CHICAGO -- Property tax-cut fever has Midwest finance officers sweating.
Like a brushfire that at first seemed inconsequential, the drive to reduce local property taxes is spreading to the nation's heartland, and many local officials here are nervous about financing their operations.
Voter outrage has forced many states -- Illinois, Michigan, and Wisconsin among them -- to combat escalating property taxes using property-tax caps or alternative taxes.
While an advantage for voters, property-tax relief could seriously burn the municipalities that count on property-tax proceeds to secure bonds for infrastructure improvements.
And rating agencies have voiced concerns that property-tax caps could harm the creditworthiness of some affected governments.
Paul Devine, vice president and manager of the Great Lakes Region at Moody's Investors Service, said that any measure that restricts "revenue raising ability" is not a "favorable credit factor."
In Illinois, the General Assembly last July passed a property-tax cap law after metropolitan Chicago homeowners showed signs of revolt over rising property taxes.
The law, formally called the Property Tax Extension Limitation Act of 1991, took effect Oct. 1. It limits annual growth of property-tax collections by most local governments in five suburban Chicago counties to 5% or the rate of inflation, whichever is less. It also requires voter approval of all general obligation debt issued by those governments.
In addition, the law freezes property assessments in a sixth county -- Cook County -- this year, restricting local governments there from taking advantage of increased property-tax collections derived from higher assessments.
Furthermore, Republican leadership in the Illinois Legislature is committed to extending the property tax cap statewide.
But the movement won't enjoy clear sailing. A pending lawsuit filed in January challenges the constitutionality of the law. The suit, backed by the Illinois Library Association, the Illinois Education Association, and some suburban governments, claims that the counties' tax cap violates state constitutional provisions requiring uniformity of taxation and equal protection under the law.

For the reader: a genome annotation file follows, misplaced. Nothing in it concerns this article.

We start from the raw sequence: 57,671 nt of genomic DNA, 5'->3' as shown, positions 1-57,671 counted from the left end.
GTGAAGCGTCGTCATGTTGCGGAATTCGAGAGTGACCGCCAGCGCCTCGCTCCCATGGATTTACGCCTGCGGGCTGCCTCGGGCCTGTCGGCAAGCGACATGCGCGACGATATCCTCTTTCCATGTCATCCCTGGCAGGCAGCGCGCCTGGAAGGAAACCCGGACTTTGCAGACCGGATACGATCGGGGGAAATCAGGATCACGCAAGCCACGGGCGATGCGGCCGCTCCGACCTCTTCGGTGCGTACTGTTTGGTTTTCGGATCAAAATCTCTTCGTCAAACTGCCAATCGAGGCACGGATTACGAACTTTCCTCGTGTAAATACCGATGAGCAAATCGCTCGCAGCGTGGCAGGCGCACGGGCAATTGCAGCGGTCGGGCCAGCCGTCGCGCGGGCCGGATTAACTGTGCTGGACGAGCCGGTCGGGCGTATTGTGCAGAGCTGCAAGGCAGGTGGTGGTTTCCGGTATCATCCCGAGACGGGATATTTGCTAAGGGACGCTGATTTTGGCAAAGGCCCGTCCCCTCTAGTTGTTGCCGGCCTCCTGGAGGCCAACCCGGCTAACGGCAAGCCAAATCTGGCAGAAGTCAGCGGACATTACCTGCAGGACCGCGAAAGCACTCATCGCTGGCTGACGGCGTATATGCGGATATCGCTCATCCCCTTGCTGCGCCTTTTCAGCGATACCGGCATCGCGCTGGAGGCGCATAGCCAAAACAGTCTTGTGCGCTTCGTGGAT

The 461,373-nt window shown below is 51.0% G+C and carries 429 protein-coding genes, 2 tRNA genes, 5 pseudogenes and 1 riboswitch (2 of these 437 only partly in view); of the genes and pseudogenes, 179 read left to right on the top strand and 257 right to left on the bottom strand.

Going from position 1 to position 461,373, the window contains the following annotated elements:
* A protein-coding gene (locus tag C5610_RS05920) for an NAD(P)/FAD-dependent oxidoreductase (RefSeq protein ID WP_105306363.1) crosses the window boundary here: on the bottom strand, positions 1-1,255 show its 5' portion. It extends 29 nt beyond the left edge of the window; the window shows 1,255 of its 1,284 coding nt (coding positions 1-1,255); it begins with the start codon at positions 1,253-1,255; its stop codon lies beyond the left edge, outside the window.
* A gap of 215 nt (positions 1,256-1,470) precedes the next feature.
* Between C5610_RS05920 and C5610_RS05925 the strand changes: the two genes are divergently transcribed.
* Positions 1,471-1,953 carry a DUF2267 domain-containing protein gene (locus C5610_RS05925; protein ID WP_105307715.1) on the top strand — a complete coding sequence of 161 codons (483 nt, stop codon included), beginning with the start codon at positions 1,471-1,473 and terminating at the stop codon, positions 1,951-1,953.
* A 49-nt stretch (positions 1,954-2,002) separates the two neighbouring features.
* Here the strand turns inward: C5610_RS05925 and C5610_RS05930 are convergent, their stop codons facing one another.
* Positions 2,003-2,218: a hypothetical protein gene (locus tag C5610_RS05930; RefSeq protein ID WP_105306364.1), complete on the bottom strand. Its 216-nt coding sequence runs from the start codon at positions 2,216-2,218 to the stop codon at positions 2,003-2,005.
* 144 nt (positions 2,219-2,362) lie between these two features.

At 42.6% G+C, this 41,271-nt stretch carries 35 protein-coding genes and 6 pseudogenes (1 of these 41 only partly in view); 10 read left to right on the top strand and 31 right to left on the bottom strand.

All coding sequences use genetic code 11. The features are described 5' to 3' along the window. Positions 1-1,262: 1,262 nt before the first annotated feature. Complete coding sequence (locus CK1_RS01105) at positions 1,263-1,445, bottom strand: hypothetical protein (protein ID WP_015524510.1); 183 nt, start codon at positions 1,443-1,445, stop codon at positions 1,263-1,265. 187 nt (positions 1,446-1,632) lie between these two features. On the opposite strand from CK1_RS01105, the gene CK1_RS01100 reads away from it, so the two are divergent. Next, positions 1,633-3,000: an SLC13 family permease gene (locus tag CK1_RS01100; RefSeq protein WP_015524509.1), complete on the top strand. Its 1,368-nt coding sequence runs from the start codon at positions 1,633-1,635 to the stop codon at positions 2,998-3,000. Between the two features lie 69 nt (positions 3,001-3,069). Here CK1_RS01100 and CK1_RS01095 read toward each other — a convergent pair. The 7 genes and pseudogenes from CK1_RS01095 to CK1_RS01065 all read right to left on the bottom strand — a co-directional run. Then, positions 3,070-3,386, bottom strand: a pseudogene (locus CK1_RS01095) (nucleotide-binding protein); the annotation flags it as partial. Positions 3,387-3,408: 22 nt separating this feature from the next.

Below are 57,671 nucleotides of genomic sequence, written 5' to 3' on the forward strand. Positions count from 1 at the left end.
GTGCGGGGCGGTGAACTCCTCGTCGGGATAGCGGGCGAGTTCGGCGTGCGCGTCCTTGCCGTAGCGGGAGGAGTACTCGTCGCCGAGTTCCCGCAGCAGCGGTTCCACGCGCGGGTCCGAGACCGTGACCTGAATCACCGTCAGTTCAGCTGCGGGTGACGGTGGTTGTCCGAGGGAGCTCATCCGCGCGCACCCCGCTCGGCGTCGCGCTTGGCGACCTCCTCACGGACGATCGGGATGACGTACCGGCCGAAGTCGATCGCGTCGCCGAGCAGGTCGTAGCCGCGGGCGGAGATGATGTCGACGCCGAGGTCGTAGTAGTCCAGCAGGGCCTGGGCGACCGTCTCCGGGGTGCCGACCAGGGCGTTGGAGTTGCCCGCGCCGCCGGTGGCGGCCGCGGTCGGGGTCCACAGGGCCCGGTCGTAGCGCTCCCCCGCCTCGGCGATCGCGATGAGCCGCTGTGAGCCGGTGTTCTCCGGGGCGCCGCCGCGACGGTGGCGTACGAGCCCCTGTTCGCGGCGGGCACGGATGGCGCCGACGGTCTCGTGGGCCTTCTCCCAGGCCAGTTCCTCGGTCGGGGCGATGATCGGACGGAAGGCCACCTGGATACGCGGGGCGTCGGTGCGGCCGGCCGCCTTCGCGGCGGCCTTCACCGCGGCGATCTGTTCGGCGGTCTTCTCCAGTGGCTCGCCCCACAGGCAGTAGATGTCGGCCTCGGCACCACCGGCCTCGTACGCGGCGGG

And a study released earlier this month by a Chicago-based government watchdog group concluded that the Illinois property tax-cap could send state officials scrambling for solutions to a revenue crisis.
The group, called the Civic Federation, found that the tax cap will force local governments to seek "substantial economies," such as pursuing service cuts, finding other local, state, or federal revenue sources, and even considering municipal consolidation.
Hella Tomczak, vice president of the Illinois chapter of the Government Finance Officers Association, agreed with study's findings.
"It really ties our hands," said Ms. Tomczak, who is also the finance director for Burr Ridge, Ill. "We basically have no power to levy since our rate is so low."
The current village property tax rate in Burr Ridge is 16 cents per every $100 of equalized assessed valuations.
"For the short term, we're OK," she said. "But planning for the future doesn't look good."
The property-tax cap may force some municipalities and schools to cut their budgets and staff, Ms. Tomczak said, adding that Burr Ridge and other tax-cap communities may have to resort to special assessments for infrastructure improvements, instead of issuing bonds.
Property tax-cut fevel also has caught on in Michigan.
Two proposals will be on the November ballot, including a plan to reduce collections by $1.3 billion through 1997.
Schools to Suffer
The plan, sponsored by Gov. John Engler, would slash school operating property taxes 30% over five years and limit property assessment growth to 3%, or the rate of inflation, whichever is less. School districts would be reimbursed by the state for any lost revenue.
The governor's plan would be funded through downsizing state government and tapping into Michigan's 5% of annual average revenue growth.
Standard & Poor's Corp., which rates Michigan's GO bonds AA with a negative outlook, has questioned how the state will reimburse schools, given its recession-related pressures and aversion to raising taxes.